In light of a string of deadly shootings over the past year at colleges and churches across the nation, some CSU students say they know what will help the trend that has caused the deaths of 41 people, 36 of them college students — students carrying concealed weapons.
After Seung-Hui Cho killed 32 people at the University of Virginia Tech in April, colleges across the nation scrutinized their protocol in the case of a shooting and many revamped their policies. But Anthony Ryan, a senior art major and campus leader for Students for Concealed Carry on Campus, says it might help if students started carrying guns on campus — an activity which is allowed by CSU administration.
“I think it could happen anywhere, and that’s why I think the administration here at CSU and the campus police department allow us to do what we do, because they know it is a possibility,” Ryan said.
Current university policy allows students with a concealed weapons permit to carry anywhere but the residence halls on campus, including classrooms.Some students disagree that concealed weapons should be allowed on campus.
Mark Spowart, a freshman open option major, said he felt uncomfortable with the fact that anyone with a concealed weapons permit was allowed to carry a gun at CSU.
“I think it’s pretty messed up,” Spowart said. “Ten years ago I would have been fine with it, but in light of everything that’s been going on, there’s a lot of f***ed-up people out there . I don’t want them walking around campus with a gun. Some people may have it for self-defense, but that nut who says he has it for self-defense and then starts unloading on a crowd . I’m not cool with it.”
Ericka Taylor, a sophomore chemistry major, said it’s not up to students to worry about a shooting, but that students who could carry guns on campus made her nervous.
“I really don’t like the fact (that concealed carry is allowed) because we really don’t need it here on campus,” she said. “We have police, you should feel safe, so I don’t get why you should feel you need to bring your own weapon here on campus when it’s safe already. It makes me nervous that people can be walking around with (guns).”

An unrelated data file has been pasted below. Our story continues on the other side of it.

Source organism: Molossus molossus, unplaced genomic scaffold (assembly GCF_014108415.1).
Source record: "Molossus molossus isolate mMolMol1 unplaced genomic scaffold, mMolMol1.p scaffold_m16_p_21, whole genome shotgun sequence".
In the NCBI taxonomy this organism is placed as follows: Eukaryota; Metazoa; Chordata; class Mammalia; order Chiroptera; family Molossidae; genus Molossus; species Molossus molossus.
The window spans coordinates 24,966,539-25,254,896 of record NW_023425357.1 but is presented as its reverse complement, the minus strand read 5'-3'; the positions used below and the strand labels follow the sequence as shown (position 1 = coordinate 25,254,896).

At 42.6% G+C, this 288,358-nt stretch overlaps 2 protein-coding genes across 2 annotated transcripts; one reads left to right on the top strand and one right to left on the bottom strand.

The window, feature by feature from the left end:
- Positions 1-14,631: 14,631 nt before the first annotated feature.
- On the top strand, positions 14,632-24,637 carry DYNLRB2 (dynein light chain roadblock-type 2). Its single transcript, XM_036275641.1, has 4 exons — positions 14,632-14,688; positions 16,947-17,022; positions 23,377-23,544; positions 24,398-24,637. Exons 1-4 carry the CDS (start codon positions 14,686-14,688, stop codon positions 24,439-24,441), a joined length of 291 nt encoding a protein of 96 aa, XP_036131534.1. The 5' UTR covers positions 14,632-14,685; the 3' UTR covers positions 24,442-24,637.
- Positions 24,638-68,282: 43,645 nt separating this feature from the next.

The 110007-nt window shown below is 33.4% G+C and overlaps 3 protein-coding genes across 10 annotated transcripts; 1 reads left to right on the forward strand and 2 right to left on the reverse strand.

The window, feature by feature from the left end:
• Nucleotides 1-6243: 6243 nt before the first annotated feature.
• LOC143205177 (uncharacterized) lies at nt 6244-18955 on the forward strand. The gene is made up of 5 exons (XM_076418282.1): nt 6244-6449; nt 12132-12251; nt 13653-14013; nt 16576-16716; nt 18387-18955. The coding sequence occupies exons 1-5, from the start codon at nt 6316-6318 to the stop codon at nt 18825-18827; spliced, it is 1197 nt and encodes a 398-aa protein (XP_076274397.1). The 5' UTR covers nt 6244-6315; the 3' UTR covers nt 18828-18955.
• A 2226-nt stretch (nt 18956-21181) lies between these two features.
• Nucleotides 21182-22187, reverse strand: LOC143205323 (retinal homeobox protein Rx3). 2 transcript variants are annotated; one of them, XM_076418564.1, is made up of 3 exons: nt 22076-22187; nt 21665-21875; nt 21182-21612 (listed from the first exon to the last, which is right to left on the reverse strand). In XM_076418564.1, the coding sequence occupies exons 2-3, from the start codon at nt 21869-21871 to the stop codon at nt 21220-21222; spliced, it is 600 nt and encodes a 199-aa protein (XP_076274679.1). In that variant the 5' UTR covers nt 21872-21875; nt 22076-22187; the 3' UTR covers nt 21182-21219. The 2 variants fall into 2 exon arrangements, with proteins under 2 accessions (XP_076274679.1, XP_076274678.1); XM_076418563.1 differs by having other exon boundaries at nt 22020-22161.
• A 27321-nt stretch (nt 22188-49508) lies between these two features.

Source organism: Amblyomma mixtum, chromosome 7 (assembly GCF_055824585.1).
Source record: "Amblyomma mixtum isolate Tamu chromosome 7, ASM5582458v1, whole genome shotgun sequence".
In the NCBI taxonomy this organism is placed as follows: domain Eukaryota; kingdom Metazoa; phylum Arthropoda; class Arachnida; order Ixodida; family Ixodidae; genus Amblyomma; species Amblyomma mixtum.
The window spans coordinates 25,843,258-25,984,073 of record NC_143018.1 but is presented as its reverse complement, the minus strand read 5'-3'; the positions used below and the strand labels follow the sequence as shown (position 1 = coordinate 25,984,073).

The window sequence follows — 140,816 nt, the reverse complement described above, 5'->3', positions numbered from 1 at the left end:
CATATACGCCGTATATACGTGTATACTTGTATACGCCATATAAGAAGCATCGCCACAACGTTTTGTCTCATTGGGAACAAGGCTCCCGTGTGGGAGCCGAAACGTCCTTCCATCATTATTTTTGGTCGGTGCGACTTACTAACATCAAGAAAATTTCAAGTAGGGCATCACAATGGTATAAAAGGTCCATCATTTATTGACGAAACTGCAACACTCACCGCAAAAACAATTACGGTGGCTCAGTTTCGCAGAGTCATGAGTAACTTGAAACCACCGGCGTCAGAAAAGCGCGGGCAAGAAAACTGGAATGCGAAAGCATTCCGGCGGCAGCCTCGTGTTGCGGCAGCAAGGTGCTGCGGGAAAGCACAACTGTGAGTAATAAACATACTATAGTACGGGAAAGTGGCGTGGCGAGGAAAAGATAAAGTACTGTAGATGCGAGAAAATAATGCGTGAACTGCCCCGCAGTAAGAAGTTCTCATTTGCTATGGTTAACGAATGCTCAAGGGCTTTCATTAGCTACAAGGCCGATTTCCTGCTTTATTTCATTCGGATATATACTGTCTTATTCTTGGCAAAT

But Ryan said people who carry concealed weapons are generally of a more healthy state of mind because they have to qualify for a permit.
“We’re law-abiding citizens; we have to be in order to get approved,” he said.
People who are capable of shootings, Ryan said, don’t conceal their weapons before they go on a rampage because they have no need to hide the weapon.
“I tend to believe some of these people already have what you could call a death wish, so they’re not going to care either way,” he said.
Jenny Romanin, a sophomore agricultural business major and shotgun sports team president, agrees with Ryan.
“The people that do everything by the book .you go through a course that’s taught by the government,” she said. “They teach you safety. It’s not like, ‘Oh I have a gun, I have road rage, I can go shoot some guy because he cut me off’. the intentions aren’t to go out and hurt anybody or kill anybody.”
Ryan said the reason students should be allowed to carry is that a shooter won’t stop shooting if every student is unarmed and unable to fight back.
“(The police) can’t be everywhere,” he said. “Unless they could guarantee that there’s an officer in every room that is armed and ready to take out an individual, then they’re going to be a couple of minutes behind, and that couple of minutes might be 32 lives, as we saw at Virginia Tech.”
The issue, Ryan said, is one that affects all students.
“This isn’t just about active shooters,” he said. “This isn’t just about (Virginia Tech) and (University of Northern Illinois) scenarios. This is about any kind of protection from any kind of an assault. We can’t say that there’s not going to be an active shooter, we can’t say that there isn’t going to be an assault.”
Staff writer Andy Dose can be reached at firstname.lastname@example.org.